Tuesday, January 20, 2015

Self Reflection: Fire

Well, if manliness is next to godliness, where, I wonder, would that place this gent, the self-styled "God of Hellfire"? Certainly a man, if his stentorian croon and beardliness denote, and, perhaps against any odds or expectations, from all and any corner, still alive, still going and still performing, surely that displays some degree of immortality? So maybe, as he introduced himself in this, his only real "hit", maybe he was, maybe he is?
Born Arthur Wilton Brown in Yorkshire, England, in 1942, he was even relatively mature as his career began, having studied both philosophy and law at University before taking to musical boards. When success failed to beckon, he diverted from London to Paris, nominally to bone up on mime and acting, recording a couple of songs along the way for Roger Vadim's film of Zola's La Curee. Here is one of them, recognisably in his style and template, if also never a chance of being hit material. However, it demonstrated his knack for allying himself with life's more free thinkers and spirits.

A return to the UK and he could have been a member of the Foundations, moving onward before they hit their stride with a change to that name, and success with "Baby, Now That I've Found You", top ten in the US, UK and Canada and later covered by Alison Krauss. It somehow seems odd to imagine him within their ranks, crooning along to that, too tame for him by far. But he had now formed the eponymous "Crazy World of....", becoming an established outsider on the lunatic fringe of late 60s psychedelia. "Fire" actually was his most totemic prop, as he repeatedly set himself alight, as well as singing about it, both deliberately and accidentally, more often a combination of the two, necessitating vigilance in his supporters to douse his burning hair and head with anything to hand, usually beer. If that wasn't enough, he would often add nakedness to the act, getting himself deported from Italy, flames and nudity being too much even for the hotblooded Italian authorities.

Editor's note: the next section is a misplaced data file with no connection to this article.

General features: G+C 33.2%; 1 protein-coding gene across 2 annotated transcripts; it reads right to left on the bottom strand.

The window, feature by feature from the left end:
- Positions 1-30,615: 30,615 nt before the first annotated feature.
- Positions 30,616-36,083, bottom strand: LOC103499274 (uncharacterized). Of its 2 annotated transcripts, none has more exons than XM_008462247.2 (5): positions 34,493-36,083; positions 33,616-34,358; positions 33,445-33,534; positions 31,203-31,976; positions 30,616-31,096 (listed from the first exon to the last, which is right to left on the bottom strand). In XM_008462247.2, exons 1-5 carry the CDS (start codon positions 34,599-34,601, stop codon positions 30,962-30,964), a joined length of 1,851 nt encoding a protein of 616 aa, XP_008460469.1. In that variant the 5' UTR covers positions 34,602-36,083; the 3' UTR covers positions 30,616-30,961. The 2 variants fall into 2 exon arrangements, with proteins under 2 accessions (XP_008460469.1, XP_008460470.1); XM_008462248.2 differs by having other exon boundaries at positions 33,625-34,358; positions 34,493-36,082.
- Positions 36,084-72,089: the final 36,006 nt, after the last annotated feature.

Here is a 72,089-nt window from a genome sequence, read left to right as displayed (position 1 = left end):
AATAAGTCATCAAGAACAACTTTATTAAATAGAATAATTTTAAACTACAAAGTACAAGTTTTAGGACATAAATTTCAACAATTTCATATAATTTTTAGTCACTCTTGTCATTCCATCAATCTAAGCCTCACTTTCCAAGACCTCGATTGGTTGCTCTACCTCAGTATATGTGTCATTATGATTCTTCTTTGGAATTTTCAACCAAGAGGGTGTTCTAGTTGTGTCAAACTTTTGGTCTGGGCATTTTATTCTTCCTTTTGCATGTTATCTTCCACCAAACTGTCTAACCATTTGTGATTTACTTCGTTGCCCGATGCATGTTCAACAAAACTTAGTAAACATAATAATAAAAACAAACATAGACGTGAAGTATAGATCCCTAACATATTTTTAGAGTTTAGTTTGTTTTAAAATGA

1968 and "Fire", the title song from their debut LP,  was a massive success on both sides of the Atlantic. Forgive my indulgence, but if the flames and the screeching aren't enough, it is also in the running for "best ghoulish laughter in the rock song idiom" canon, 1968 edition, the only other candidate from 1968 being the one from my sophomore piece on this site, now nearly 2 years ago.  Apropos "Fire," if my views are worth anything, the rest of the album is frankly disappointing, with the only other standout being the cover of the like-minded maverick, Screaming Jay Hawkins' "I Put a Spell on You," which fits, conveniently, also the self-referential requirements of this piece. And I bet he thought he really could!

Vincent Crane, whose Gothic Hammond keyboard signatures were a vital part of the Brown sound, then left the Crazy World, along with their 2nd drummer, a youthful Carl Palmer, to form Atomic Rooster, leaving Brown adrift, although Crane was to later return to his side. The 70s saw his extraordinarily odd traveling circus, Kingdom Come, a multi-media extravaganza of song, mime and melodrama, combining spoken word with ever more controversy. I can't find much self-reverential focus in this time period, sensing a mind spilling over into multiple personality rather than any one core being. (But I do somewhat love this little whimsy, which is both personal and perennial, popping up in many guises on many subsequent releases.)

His later career, which encompasses the last 40 years, astonishingly, has been a scattergun of involvements: the Priest in the Who rock-opera, Tommy, dalliances with ex- Mother of Invention, Jimmy Carl Black, and, almost inevitably, an on-off and lingering association with hoary old eternal  UK space-rockers Hawkwind. Here he is, performing with them in 2002. and for a time, in California, he ran a house decorating business, again with Jimmy Carl Black. Imagine the surprise if those hairy loons turned up to paint your house? The colours, the colours, the horror, the horror... Or maybe not.

This decade he has had various short-lived tours and shows with a number of revised line-ups of both Crazy World and Kingdom Come, as well as solo excursions. So, naturally, having become the god he had created, it seems only rational and reasonable to return to his abiding identity, a performance an astonishing 45 years apart from the 1st:

Time for a douse-down, I think!

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